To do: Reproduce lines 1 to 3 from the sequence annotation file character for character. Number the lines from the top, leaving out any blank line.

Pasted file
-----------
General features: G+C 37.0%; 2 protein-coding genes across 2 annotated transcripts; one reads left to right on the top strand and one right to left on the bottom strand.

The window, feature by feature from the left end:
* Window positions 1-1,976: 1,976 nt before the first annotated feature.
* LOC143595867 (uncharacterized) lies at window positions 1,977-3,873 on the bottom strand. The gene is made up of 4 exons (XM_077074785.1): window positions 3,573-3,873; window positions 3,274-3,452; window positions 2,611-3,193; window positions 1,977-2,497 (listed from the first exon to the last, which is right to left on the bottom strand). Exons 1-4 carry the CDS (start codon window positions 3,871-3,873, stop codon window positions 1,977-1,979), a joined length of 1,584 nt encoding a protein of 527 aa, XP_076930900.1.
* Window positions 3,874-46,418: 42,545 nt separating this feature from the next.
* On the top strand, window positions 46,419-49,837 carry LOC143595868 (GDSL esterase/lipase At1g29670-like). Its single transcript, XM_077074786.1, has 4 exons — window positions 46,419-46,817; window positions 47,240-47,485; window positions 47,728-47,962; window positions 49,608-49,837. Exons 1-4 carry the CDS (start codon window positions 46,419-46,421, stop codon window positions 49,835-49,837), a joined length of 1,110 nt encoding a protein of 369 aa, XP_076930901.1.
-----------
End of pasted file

General features: G+C 37.0%; 2 protein-coding genes across 2 annotated transcripts; one reads left to right on the top strand and one right to left on the bottom strand.

The window, feature by feature from the left end:
* Window positions 1-1,976: 1,976 nt before the first annotated feature.